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Joseph A. DiMasi, Ph.D. Director of Economic Analysis Tufts Center for the Study of Drug Development Tufts University SLA Pharmaceutical & Health Technology.

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Presentation on theme: "Joseph A. DiMasi, Ph.D. Director of Economic Analysis Tufts Center for the Study of Drug Development Tufts University SLA Pharmaceutical & Health Technology."— Presentation transcript:

1 Joseph A. DiMasi, Ph.D. Director of Economic Analysis Tufts Center for the Study of Drug Development Tufts University SLA Pharmaceutical & Health Technology Division Spring Meeting Boston, MA, March 19, 2007 Measuring Trends in the Development of New Drugs: Time, Costs, Risks and Returns

2 Agenda u New Drug development times u Risks in new drug development u R&D costs and returns for new drugs u Pace of competitive development u Impact of improvements to the R&D process u Trends in new drug pipelines

3 New Drug Development Times

4 Total Phase IND Phase Approval Phase Points are 3-year moving averages Mean U.S. Approval and Clinical Phases for U.S. New Drug Approvals, Source: Tufts CSDD, 2006

5 Clinical and Approval Times Vary Across Therapeutic Classes, Source: Tufts CSDD,

6 New Drug Development Risk

7 Approval Success Rates for NCEs Also Vary by Therapeutic Class Source: Tufts CSDD Impact Report, 8(3): May/June 2006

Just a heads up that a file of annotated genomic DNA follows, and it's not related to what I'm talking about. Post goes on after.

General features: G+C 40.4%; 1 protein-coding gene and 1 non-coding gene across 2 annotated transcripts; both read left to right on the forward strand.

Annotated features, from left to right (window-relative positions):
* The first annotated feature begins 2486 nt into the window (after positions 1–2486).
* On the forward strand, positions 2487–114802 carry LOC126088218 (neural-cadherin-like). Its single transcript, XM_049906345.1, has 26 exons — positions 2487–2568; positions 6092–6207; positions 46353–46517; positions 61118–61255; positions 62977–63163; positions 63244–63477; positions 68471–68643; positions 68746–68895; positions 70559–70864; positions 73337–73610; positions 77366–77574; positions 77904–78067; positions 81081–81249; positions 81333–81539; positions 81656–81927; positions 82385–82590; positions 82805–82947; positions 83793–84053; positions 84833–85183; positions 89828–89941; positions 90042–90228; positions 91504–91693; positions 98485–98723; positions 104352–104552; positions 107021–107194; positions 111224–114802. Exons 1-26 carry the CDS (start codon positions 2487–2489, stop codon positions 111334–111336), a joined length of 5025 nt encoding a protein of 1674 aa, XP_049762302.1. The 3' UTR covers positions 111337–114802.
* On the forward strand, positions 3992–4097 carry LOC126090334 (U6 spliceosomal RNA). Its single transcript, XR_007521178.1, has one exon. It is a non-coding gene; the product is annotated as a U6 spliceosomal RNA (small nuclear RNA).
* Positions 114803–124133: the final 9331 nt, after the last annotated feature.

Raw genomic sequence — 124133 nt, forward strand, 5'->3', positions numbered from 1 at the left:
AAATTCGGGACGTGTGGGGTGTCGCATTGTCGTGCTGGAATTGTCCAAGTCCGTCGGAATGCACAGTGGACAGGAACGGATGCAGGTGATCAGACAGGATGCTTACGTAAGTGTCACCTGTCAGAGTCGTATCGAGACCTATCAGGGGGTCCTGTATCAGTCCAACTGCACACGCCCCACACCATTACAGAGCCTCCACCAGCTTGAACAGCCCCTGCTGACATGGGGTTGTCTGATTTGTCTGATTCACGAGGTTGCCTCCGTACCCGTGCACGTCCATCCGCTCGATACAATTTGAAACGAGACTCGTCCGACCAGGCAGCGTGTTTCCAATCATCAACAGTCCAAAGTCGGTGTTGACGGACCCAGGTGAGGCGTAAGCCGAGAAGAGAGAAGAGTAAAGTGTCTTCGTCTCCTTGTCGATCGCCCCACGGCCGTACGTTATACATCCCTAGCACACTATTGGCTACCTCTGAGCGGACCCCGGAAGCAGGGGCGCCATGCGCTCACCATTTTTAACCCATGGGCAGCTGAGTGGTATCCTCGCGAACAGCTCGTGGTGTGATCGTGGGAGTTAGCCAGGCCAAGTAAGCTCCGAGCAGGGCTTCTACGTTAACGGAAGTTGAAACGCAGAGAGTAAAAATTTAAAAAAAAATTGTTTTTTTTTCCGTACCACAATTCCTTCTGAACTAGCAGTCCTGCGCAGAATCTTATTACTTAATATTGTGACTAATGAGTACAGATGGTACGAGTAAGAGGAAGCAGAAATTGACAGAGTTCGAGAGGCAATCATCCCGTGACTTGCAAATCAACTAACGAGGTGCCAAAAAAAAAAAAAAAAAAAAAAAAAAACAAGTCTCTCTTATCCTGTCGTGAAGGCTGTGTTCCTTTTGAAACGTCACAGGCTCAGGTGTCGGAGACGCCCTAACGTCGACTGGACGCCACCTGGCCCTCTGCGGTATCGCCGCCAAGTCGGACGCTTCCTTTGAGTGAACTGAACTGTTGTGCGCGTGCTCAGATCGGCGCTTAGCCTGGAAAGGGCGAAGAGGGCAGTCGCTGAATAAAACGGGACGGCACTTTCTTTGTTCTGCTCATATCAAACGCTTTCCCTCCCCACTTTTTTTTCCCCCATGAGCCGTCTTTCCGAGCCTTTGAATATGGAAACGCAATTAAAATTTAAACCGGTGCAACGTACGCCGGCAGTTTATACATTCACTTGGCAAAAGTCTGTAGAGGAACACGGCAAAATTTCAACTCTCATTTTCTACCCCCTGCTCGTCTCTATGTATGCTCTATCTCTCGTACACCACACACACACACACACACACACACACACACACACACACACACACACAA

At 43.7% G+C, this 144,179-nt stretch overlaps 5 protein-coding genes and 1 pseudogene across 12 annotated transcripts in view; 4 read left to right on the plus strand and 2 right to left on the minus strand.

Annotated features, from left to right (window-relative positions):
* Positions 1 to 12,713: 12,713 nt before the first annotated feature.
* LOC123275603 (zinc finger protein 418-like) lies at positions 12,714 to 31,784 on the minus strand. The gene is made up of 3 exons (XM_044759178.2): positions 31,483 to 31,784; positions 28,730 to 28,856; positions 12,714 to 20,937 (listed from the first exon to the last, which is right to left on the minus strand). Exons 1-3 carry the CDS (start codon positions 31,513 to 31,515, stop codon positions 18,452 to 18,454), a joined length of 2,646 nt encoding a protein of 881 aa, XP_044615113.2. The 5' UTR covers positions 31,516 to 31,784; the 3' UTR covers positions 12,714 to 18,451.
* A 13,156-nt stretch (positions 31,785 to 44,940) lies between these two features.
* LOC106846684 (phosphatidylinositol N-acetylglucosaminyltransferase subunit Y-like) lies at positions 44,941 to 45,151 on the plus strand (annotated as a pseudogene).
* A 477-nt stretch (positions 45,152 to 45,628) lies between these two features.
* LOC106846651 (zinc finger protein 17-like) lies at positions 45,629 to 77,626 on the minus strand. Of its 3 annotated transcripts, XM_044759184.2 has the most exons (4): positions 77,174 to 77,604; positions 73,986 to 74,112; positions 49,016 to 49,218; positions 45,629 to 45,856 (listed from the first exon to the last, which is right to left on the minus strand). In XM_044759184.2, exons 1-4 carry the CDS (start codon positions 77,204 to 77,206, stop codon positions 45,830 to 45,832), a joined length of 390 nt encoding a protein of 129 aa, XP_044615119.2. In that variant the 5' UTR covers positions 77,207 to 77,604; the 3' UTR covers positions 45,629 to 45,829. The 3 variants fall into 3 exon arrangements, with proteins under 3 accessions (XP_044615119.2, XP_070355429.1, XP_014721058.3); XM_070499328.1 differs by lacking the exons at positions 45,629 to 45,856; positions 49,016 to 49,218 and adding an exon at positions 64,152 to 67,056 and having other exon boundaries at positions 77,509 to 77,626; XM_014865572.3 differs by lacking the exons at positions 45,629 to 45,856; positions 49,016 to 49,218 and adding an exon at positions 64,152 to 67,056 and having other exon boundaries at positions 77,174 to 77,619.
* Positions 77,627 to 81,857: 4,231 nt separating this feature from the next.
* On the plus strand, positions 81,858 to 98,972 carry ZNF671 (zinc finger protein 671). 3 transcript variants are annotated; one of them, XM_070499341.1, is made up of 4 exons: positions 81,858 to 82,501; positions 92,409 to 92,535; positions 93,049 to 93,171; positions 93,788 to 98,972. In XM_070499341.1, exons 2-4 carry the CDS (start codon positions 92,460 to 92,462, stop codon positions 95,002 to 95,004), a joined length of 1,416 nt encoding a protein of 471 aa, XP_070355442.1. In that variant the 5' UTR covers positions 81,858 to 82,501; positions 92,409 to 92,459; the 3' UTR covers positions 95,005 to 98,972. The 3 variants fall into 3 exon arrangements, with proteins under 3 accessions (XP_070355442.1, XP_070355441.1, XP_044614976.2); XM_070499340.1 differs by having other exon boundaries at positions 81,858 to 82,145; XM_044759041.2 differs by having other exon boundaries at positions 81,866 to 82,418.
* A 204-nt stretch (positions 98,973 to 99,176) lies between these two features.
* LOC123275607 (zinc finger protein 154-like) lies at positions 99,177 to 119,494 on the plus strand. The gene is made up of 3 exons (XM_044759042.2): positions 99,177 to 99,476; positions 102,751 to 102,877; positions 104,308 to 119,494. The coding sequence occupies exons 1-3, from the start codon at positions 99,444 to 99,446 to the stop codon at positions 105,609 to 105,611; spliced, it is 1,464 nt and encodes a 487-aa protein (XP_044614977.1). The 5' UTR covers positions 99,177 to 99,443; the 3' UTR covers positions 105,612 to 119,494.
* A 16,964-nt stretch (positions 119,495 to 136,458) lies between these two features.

8 Pharmaceutical R&D Productivity

9 New Drug Approvals Are Not Keeping Pace with Rising R&D Spending Source: Tufts CSDD Approved NCE Database, PhRMA, 2005 R&D expenditures are adjusted for inflation R&D Expenditures New Drug Approvals

10 Recent Productivity Decline in the Drug Industry: Is this a Unique Phenomenon? In 1960 the trade press of the U.S. drug industry began to refer to the last few years as constituting a research gap, commenting that the flow of important new drug discoveries has for some inexplicable reason diminished. Source: U.S. Senate, Report of the Subcommittee on Antitrust and Monopoly, 87 th Congress, 1 st Session, Study of Administered Prices in the Drug Industry, June 27, 1961, p.136

11 Pharmaceutical R&D Costs and Returns

12 Opportunity Cost for Investments u Consider two investment projects, A and B u Both projects require the same out-of- pocket expenditure (say, $400 million) u However, returns to A are realized immediately, but investors must wait 10 years before returns to B are realized u Rational investors would conclude that B is effectively much costlier than A

13 Out-of-Pocket and Capitalized Costs per Approved Drug Source: DiMasi et al., J Health Economics 2003;22(2):

14 Pre-approval and Post-approval R&D Costs per Approved Drug Source: DiMasi et al., J Health Economics 2003;22(2):

15 Annual Growth Rates for Out-of-Pocket R&D Costs Source: DiMasi et al., J Health Economics 2003;22(2):

16 Mean Number of Subjects in NDAs for NMEs Sources: Boston Consulting Group, 1993; Peck, Food and Drug Law J, 1997; PAREXEL, 2002

17 Clinical Trial Complexity Index (Phases I-III) Source: DataEdge, 2002

18 Summary for R&D Costs u R&D costs have grown substantially, even in inflation-adjusted terms u The growth rate for discovery and preclinical development costs has decreased substantially u Conversely, clinical costs have grown at a much more rapid rate u New discovery and development technologies (e.g., genomics) hold the promise of lower costs in the long-run (but perhaps higher costs in the short-run)

19 Summary for R&D Costs (cont.) u Evidence and conjectures regarding factors affecting growth in clinical costs More clinical trial subjects Increased complexity: more procedures per patient Patient recruitment and retention Treatments associated with chronic and degenerative diseases Testing against comparator drugs